Death Valley Stargazing is awe-inspiring. The valley is a National Park which has been designated by the International Dark-Sky Association as the largest Dark Sky Park in the US. Light pollution is almost non-existent and skies are mostly clear.
There are also both ever-shifting sand dunes which create endless patterns, and photogenic primary-colored volcanic formations. But it was the moon and the stars that had me driving north from aLas Vegas in 100 degree heat through the valley’s moonscape.
I was joining photographer Michael Frye. He lead an intrepid group to his favorite spots across the sands and through canyons. Four days of late nights and early rising (as in 1:00 am) meant we would be in place to try and capture sun, moon and stars as they danced in the heavens above us.
Rainbows, Wind and Coyote
The weather ran the gamut from 100 degree heat to rain showers. We had a rainbow and finally some howling sandstorms with 40 mile per hour gusts.
There was little wildlife. A few blonde coyote, their coloring matching surroundings and a desert horned lizard hiding under a shoe. Otherwise opportunistic ravens clustered around Furnace Creek and Stovepipe Wells resorts. No rattler sightings.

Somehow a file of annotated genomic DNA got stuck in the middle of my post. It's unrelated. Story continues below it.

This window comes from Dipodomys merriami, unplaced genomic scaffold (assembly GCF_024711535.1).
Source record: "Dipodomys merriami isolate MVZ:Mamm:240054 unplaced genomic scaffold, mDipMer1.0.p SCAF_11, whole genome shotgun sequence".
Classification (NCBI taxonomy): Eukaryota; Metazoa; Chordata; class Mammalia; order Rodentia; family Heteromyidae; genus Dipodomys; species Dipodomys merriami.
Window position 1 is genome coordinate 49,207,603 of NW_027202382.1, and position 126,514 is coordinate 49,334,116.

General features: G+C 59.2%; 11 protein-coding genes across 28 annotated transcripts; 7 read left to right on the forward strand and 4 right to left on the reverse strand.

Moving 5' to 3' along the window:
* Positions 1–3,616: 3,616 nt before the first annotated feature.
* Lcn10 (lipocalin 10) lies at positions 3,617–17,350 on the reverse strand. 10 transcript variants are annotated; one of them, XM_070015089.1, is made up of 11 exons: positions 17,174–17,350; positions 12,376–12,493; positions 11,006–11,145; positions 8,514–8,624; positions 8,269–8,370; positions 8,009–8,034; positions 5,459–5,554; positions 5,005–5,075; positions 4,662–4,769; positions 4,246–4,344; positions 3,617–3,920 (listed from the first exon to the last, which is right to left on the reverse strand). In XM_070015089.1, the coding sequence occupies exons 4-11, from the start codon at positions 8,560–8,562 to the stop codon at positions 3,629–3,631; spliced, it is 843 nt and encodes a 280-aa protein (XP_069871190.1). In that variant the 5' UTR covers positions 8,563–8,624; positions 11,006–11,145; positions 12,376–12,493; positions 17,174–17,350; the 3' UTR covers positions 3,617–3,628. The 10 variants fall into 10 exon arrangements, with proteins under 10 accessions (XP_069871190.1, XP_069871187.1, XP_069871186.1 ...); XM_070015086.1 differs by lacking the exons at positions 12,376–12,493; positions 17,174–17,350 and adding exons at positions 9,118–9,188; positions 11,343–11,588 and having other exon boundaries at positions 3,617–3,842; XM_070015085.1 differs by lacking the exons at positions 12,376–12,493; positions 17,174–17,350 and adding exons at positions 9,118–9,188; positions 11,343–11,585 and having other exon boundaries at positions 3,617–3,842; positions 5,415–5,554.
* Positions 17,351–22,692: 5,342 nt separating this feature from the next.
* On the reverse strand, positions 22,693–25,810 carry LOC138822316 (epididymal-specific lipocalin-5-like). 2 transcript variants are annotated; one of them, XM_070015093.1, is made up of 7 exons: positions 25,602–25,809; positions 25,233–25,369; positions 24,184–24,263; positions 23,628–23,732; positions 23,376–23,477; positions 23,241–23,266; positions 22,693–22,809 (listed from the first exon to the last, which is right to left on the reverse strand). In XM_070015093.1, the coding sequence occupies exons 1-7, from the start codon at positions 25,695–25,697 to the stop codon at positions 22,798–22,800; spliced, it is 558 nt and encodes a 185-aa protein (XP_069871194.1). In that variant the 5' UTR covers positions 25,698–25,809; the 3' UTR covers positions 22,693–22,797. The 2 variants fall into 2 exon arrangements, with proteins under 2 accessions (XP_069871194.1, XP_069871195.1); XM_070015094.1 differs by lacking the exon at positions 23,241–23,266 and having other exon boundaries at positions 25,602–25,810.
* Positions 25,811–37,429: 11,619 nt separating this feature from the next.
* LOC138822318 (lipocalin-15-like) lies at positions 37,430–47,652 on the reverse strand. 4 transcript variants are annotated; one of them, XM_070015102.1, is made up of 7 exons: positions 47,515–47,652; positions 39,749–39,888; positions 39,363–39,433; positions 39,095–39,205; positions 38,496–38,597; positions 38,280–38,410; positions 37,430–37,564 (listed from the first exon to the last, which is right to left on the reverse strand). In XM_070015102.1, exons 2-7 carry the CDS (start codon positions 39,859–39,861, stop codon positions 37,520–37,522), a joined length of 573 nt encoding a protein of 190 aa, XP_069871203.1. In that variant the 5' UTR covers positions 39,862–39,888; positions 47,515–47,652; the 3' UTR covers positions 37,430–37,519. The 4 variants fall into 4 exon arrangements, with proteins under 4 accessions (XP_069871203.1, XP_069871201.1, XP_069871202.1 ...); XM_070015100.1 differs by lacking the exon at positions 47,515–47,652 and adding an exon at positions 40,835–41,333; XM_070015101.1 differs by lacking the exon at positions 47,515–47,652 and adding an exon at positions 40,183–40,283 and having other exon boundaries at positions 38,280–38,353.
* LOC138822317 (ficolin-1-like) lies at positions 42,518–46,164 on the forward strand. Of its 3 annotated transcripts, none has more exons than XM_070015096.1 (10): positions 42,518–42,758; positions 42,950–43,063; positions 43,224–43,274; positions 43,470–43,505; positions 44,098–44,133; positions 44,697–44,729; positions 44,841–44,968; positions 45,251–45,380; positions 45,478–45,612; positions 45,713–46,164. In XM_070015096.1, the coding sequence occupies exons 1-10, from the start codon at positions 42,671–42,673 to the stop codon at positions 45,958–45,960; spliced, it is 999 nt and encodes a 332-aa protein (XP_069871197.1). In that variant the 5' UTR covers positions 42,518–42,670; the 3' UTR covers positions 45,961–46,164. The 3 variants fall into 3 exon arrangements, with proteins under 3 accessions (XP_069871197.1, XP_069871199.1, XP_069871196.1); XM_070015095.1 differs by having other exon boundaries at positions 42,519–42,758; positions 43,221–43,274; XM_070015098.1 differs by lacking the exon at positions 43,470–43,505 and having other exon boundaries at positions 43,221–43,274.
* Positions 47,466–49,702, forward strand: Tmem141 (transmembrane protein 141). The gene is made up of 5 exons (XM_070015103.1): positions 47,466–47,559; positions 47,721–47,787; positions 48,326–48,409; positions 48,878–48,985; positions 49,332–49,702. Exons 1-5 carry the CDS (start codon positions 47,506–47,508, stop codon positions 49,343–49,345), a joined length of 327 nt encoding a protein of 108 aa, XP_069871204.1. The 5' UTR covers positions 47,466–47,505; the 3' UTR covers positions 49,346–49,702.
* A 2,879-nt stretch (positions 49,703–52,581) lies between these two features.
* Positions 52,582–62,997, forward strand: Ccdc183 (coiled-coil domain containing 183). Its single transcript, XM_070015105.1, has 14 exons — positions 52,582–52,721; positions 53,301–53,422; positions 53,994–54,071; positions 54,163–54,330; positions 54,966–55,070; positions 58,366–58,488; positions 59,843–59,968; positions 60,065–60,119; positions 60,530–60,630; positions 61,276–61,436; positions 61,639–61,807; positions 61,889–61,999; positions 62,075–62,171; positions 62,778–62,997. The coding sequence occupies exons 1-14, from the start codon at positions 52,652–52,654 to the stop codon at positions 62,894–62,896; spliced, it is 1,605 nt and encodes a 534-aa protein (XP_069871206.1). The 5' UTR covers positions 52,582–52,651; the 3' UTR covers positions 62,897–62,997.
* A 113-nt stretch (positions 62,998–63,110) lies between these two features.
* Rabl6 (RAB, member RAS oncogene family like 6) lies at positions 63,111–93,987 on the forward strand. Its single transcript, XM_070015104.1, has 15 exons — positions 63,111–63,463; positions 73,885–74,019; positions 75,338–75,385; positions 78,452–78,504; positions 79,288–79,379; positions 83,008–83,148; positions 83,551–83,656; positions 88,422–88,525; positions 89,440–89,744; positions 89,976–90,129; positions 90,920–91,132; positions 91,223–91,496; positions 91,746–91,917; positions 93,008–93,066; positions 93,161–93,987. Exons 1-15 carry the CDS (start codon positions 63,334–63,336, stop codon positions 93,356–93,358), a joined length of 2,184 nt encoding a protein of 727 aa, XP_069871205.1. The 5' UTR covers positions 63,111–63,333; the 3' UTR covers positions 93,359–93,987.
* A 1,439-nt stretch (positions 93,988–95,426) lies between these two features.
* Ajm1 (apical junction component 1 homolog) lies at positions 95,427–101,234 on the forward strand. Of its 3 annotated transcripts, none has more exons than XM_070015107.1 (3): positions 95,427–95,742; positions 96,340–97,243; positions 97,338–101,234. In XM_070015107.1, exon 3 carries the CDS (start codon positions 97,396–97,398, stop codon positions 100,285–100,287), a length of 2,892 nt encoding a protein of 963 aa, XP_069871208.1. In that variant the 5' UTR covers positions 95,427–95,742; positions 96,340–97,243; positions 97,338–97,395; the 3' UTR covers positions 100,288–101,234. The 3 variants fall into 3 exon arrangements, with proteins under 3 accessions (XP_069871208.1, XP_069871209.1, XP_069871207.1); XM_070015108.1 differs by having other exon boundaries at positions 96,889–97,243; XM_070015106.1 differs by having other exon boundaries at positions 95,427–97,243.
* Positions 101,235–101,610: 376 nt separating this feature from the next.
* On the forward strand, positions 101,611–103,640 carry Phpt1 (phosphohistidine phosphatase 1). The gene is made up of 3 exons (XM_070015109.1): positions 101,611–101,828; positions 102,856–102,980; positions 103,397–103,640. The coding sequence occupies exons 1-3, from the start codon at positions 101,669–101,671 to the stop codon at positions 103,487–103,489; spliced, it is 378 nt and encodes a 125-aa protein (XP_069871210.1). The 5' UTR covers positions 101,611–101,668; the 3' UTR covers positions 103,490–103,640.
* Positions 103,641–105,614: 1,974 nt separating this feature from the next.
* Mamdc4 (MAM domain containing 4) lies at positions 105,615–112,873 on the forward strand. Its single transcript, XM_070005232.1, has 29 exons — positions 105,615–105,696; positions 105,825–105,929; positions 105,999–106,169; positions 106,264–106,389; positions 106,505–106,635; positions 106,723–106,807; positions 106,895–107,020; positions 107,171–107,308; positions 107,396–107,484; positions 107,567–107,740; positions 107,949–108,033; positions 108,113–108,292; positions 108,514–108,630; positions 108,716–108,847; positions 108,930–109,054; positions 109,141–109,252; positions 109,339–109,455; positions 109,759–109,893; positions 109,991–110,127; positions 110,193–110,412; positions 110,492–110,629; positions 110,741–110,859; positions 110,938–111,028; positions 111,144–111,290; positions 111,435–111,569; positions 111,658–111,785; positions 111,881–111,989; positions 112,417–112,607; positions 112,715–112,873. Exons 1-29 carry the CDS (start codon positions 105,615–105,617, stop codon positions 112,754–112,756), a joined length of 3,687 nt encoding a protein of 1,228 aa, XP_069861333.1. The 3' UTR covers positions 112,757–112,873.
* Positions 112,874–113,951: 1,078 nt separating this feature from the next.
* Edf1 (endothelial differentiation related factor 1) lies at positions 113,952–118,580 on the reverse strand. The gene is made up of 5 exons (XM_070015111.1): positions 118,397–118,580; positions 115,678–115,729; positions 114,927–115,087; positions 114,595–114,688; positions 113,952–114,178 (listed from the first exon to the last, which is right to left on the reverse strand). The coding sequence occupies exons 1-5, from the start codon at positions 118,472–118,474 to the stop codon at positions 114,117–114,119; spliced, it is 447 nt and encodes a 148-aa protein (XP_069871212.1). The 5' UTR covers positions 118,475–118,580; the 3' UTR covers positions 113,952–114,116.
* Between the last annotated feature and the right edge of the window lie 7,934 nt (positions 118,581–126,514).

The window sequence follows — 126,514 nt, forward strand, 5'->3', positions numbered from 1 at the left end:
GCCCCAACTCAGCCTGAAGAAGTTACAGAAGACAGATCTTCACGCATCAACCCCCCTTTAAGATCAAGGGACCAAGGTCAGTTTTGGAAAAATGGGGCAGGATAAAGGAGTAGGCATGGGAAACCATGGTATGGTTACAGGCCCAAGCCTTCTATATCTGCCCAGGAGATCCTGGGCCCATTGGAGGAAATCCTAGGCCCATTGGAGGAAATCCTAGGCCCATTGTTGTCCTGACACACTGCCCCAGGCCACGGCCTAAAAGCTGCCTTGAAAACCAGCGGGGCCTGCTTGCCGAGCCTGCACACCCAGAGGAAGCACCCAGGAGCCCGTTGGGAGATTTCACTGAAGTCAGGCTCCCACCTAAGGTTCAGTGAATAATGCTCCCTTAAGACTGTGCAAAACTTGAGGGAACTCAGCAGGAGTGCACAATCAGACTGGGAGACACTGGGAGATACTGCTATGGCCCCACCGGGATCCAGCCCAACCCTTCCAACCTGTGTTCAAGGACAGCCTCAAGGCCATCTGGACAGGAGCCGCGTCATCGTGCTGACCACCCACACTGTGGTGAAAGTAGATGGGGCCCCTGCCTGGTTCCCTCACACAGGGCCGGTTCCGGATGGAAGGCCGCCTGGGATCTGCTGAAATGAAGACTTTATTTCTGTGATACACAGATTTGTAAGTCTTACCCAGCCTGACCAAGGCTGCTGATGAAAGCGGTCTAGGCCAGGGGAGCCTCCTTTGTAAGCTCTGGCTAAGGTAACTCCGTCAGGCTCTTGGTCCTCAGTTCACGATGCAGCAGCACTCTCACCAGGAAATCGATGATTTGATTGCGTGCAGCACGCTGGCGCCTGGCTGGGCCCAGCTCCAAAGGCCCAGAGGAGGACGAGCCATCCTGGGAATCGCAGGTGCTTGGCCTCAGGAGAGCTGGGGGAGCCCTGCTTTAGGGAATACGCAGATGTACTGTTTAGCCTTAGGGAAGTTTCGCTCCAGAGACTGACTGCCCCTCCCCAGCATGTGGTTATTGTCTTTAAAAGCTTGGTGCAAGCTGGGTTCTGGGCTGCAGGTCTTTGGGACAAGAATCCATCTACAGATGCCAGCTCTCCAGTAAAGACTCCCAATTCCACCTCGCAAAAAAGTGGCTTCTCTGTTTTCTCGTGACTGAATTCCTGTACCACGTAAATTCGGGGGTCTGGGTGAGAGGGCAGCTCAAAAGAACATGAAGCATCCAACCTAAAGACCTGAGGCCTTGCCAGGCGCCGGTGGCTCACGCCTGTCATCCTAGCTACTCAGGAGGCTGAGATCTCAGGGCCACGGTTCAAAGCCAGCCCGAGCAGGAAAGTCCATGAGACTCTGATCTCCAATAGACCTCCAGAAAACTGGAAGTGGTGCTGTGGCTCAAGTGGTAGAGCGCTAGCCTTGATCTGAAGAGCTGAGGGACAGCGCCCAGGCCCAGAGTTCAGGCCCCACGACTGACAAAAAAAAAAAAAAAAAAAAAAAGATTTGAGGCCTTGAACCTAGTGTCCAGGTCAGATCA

Death Valley Stargazing Update: If You Go
Driving time from L.A. is about 4 1/2 hours. From San Francisco it is 9. I flew to Las Vegas, rented a car and drove north.
Accommodations range from camp sites to Furnace Creek Resort which has gardens and golf course. Be sure to book in advance.
Dress in layers with sun hat and long sleeved shirts. For clambering in dunes light high-topped boots prevent sand-filled shoes.
Nights can be cold. Temperatures drop rapidly so a fleece, warm hat and gloves are useful if you are going to try to shoot the Milky Way and other stars as I did. There are only about 2 inches of rain per year – but rain jackets double as windbreakers. Sunscreen, sunscreen, sunscreen!
Since returning from Death Valley Stargazing I have become hooked on this incredible new astronomy app. Easy to use, I now know what is going on the heavens, when the moon is rising and when the International Space Station is overhead. Brilliant – off to somewhere with no ambient light asap.